Similarly, gentrification isn’t just a figment of people’s imaginations. Over the past ten years, West Oakland’s population has swelled by 20,000; over the same time period, its black population has dropped by 10%. West Oakland has some of the highest foreclosure rates, not just in Oakland, but the entire Bay Area; many of those foreclosures came about through deceptive sub-prime loans targeted at minority, low-income homeowners. The result of all of that has been that economic disparities have continued to grow between longtime residents and the influx of newcomers. While property values have risen over the last decade, many in West Oakland grapple with higher-than-average unemployment figures; West Oakland’s median household income is less than half of Oakland’s overall.
WOGI claims to be a “grassroots organization.” However, Tom McCoy, the President of WOGI’s Board of Directors, is also the founder and principal of BBI Construction, whose clients include WORP’s funders—the City of Oakland and the Port of Oakland—as well as UC Berkeley, Lawrence Berkeley National Laboratory, Bayer Corporation, the Oakland Museum of California, UC San Francisco, United Airlines, the Oakland Zoo, Mills College, the Lake Merritt Municipal Boathouse, and Children’s Hospital Oakland. Meanwhile, Urban Releaf has received minimal city funding, despite being one of the city’s first green non-profit organizations.
WOGI’s reforestation plan for West Oakland is a 139-page document; yet not a single page is devoted to a workforce development plan. It duplicates much of Urban Releaf’s existing programs and research –without inclusion or attribution. For instance, WOGI states they intend to “gain public support by demonstrating the value of trees to enhancing the quality of life in West Oakland.” This is remarkably similar to the “Benefits of Trees” section on the Urban Releaf website, which states, “Every tree that takes root also carries with it a myriad of benefits to our health, quality of life and well being –locally and globally.” However, unlike WOGI, Urban Releaf has shown a demonstrated commitment to low-income communities and communities of color.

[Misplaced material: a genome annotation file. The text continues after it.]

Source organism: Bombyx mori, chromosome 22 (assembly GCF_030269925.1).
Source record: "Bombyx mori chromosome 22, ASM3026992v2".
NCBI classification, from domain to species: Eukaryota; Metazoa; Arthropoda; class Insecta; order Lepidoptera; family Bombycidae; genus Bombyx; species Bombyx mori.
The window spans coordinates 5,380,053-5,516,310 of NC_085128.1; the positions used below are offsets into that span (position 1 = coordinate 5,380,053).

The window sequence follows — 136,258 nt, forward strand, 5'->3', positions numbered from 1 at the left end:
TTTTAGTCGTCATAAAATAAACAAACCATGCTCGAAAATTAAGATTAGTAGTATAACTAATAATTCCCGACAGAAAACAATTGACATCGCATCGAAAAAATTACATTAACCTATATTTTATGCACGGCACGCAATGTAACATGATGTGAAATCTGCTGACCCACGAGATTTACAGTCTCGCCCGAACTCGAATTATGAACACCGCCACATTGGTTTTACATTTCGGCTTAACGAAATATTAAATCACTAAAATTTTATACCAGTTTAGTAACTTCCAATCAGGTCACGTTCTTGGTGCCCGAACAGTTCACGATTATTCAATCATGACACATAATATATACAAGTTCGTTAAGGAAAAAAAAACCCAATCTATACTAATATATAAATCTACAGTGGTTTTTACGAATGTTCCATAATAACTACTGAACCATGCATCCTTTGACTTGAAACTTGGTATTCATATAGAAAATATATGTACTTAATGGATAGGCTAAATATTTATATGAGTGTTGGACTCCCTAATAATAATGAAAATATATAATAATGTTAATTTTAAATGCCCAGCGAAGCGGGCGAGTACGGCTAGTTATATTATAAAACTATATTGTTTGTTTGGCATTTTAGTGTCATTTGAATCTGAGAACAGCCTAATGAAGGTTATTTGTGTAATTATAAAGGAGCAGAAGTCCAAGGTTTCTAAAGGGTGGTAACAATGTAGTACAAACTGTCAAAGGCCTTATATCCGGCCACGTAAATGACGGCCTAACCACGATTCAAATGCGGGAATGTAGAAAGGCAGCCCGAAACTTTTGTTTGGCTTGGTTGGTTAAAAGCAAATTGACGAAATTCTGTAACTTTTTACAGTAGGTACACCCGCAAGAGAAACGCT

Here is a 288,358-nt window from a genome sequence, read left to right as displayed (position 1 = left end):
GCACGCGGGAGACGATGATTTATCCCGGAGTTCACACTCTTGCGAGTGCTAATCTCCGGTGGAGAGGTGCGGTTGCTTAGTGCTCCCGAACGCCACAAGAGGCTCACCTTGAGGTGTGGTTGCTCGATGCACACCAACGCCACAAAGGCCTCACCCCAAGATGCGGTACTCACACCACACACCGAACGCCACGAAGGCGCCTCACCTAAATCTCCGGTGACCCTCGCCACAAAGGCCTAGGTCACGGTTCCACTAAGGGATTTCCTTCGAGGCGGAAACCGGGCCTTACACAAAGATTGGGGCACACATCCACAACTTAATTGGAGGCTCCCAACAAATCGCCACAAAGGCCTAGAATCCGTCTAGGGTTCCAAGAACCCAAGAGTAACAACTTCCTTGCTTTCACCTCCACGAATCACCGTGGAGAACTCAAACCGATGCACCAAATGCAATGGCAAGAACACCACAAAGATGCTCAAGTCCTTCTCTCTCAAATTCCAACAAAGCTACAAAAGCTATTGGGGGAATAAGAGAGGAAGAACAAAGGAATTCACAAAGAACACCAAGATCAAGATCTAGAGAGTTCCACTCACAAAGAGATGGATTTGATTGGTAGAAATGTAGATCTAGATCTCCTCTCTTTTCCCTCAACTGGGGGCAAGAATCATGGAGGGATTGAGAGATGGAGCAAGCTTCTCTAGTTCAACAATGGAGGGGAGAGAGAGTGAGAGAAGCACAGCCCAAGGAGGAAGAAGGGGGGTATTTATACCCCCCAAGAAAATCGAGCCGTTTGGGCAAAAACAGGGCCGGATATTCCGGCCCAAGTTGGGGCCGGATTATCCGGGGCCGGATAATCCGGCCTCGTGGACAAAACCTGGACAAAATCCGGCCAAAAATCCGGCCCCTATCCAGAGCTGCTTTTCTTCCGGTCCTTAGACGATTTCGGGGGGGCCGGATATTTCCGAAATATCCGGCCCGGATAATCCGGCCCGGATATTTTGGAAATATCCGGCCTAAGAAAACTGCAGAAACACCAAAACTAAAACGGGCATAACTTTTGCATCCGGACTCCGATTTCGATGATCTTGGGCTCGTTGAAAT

We must speak out about our concerns around gentrification, and the need for any new green initiatives adopted by the city, such as the WORP plan, to address economic inequity. We urge all residents of District 3 to contact incoming Councilperson Lynette Gibson-McElhaney here and tell her to support Oakland’s Million-Tree Initiative, the Miller Library Urban Forestry Sustainability Center, and green jobs, which employ our community.